1 Timothy 1:15-17 gives us three expressions of this truth.  The aim of the gospel is 1) to save undeserving sinners, 2) to display his great mercy, and 3) the praise of his name.  Let’s look at these and consider some implications:

To Save Underserving Sinners

Paul begins this great summary by saying “the saying is trustworthy and deserving of full acceptance…”  There are four other times in the Pastoral Epistles that Paul uses this manner of introduction (see 1 Timothy 3:1, 4:9, 2 Tim. 2:11 and Titus 3:8).  He uses the phrase to introduce concise summaries of important truths.  It certainly is not a catechism, but it is a great summary of doctrinal truth.

To say that what follows is “trustworthy” and “deserving of full acceptance” means two things.  First, Paul is affirming the truthfulness and weight of what follows.  This is important news.  Secondly, he affirms that this message is worthy of global and wide-spread acceptance.  At first you might think Paul is talking about how one should accept this truth.  While that is true and right, it is more likely that he is referring to where this truth should be accepted.  And his answer is clear:  everywhere!  In other words, what follows is a truth that is deep and wide.  The truth that follows is the answer for the entire world.

Remember that the message of this book is “guard the truth that leads to life.”  And part of the reason why it must be guarded is so that it can be accepted locally and spread globally.  Why is this global message tied to the gospel?  Why does the Great Commission say “make disciples of all nations”?  Is it because the whole world is sinful?  While that is true, it is not the ultimate motivation.  The need is not the primary reason.  The compelling call for the spread of this trustworthy message is the glory of God.  In other words, the glory of God is so compelling, so satisfying, so glorious, and so beautiful that it must be global.  This message deserves full acceptance.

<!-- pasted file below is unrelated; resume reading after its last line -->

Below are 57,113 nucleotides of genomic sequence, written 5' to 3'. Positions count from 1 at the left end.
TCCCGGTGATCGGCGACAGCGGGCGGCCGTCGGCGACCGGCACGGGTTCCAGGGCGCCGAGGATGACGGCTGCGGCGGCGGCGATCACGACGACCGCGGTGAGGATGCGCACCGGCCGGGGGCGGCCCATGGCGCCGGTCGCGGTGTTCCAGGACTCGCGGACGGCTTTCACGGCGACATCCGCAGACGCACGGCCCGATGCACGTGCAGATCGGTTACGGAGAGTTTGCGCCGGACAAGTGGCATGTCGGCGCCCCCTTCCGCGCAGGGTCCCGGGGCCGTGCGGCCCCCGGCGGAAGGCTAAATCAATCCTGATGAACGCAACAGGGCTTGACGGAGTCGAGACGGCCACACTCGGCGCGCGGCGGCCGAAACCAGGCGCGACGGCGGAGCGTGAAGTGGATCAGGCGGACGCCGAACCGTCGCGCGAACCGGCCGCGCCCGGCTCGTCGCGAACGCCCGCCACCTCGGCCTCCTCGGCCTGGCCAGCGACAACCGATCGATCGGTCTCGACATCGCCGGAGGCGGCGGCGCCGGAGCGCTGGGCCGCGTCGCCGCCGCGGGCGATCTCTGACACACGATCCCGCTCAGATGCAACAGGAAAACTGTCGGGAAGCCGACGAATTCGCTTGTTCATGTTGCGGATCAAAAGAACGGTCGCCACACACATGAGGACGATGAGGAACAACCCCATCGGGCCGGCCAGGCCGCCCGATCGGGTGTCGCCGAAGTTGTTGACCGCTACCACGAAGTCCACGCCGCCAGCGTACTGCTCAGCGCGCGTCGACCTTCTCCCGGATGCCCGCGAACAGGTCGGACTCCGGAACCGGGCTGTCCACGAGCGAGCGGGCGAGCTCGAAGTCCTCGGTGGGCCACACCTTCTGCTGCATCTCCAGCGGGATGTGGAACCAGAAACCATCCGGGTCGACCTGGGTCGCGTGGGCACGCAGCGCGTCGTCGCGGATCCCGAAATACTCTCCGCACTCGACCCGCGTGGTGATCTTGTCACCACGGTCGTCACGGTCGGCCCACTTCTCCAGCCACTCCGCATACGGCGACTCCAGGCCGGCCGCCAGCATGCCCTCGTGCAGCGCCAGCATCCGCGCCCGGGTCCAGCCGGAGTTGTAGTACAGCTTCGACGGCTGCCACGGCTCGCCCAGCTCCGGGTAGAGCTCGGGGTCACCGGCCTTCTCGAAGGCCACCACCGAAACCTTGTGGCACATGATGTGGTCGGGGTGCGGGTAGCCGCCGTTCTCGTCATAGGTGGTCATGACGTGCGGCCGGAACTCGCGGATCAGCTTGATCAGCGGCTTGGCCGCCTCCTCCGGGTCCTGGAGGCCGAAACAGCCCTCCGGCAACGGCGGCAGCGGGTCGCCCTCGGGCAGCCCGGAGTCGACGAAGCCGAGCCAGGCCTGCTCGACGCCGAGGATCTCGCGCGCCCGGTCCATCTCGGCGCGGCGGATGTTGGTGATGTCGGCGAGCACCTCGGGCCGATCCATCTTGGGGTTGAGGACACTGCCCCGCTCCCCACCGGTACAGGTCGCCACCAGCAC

What is the message?  It is the simple, life-changing truth that “Jesus Christ came into the world to save sinners, of whom I am the foremost” (v 15).  In fifteen words, Paul summarizes the most important and life-transforming truth in the world.  In unpacking these words we see that it was Jesus Christ, the son of God, who came into the world.  John 1:14 says that the “word became flesh.”  In the incarnation, God enters our sinful world and becomes one of us.  In itself, that is a remarkable truth.  But there is more.

Jesus does all of this in order to “save sinners.”  Now we are familiar with these two words, and they sound like they go together.  But they really don’t.  After all, in light of God’s holiness and glory, sinners are not to be saved; sinners are to be punished, condemned, judged, and banished.  And the glory of the gospel is that God not only doesn’t condemn them but punishes his own Son so that those who believe in Jesus can be saved.

The word “saved” come from the word that means to make safe.  So it can be translated as deliver, protect, or preserve.  But from what?  What is a sinner saved from? The answer relates to where this passage is headed.  A sinner is saved from God!  The beauty of the gospel is that God personally intervenes to save people from himself. 

As if this wasn’t enough, Paul adds one more important thing to his statement.  He says “of whom I am the foremost.”  When he considers the beauty of God’s glory and holiness, and when he thinks about the nature of sinful human beings, one thing stands out:  I’m the worst sinner I know.  Paul is surely not saying that he has technically sinned more than anyone else.  There had to be people who Paul knew were, at least, equally sinful as what he was.  Instead, Paul is identifying that his sin, his personal transgression against a holy God is crystal clear to him.  He knows how bad he could be.  For that matter, he knows how bad he is.  Notice that he says “of whom I am the foremost.”  Paul certainly knew that he was a forgiven man and that his past was covered by the blood of Jesus.  But he never lost sight of the fact that he is an underserving sinner. 

This is the beauty of what the gospel can do.  The more you understand about the majesty and holiness of God and the more you understand about the nature of sin, the bigger your sin becomes. And while you might think that this would make you unhappy, the reverse is true.  There is great joy in knowing that God has been merciful to awful sinners, and that you are biggest sinner you know.